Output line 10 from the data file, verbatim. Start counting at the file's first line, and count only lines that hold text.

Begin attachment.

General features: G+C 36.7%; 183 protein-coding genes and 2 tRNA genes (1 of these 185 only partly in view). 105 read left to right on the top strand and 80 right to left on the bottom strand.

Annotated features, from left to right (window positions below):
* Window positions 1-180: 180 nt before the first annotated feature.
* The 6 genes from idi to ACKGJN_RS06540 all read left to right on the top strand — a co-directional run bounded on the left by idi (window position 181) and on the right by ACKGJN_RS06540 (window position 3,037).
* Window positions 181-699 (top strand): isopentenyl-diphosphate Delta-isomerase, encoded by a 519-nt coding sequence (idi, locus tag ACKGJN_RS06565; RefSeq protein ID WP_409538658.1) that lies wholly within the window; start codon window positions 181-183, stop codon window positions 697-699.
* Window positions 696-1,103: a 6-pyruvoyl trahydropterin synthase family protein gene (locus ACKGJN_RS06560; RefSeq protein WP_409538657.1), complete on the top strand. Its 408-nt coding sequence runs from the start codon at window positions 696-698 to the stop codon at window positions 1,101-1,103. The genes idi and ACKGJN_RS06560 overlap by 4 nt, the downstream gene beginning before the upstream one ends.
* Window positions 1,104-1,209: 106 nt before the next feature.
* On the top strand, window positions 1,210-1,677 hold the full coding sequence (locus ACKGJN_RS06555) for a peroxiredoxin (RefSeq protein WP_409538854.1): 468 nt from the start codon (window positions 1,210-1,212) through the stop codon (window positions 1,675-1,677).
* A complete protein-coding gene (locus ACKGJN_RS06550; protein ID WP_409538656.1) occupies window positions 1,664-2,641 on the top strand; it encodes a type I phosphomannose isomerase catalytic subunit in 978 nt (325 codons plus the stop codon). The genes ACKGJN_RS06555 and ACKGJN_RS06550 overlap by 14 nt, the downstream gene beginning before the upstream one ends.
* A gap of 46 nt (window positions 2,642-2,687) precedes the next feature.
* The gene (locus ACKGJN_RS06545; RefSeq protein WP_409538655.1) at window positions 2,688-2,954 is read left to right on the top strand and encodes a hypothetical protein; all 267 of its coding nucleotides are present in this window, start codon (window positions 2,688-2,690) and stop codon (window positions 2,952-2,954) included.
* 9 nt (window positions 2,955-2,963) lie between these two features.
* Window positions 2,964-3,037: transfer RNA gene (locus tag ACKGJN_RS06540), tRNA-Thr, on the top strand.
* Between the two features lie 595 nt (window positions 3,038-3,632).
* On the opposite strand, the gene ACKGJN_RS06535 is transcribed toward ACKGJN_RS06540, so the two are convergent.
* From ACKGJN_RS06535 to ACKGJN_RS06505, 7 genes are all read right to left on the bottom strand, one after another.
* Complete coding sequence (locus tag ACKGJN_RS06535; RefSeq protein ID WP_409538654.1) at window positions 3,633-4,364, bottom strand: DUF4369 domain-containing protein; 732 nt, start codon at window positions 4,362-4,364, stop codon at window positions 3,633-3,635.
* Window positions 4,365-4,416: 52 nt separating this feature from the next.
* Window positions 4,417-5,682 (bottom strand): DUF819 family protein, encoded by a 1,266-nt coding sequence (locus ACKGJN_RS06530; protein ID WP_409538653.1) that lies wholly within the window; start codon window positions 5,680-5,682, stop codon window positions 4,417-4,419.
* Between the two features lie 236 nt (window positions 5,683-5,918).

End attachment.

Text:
* A gap of 46 nt (window positions 2,642-2,687) precedes the next feature.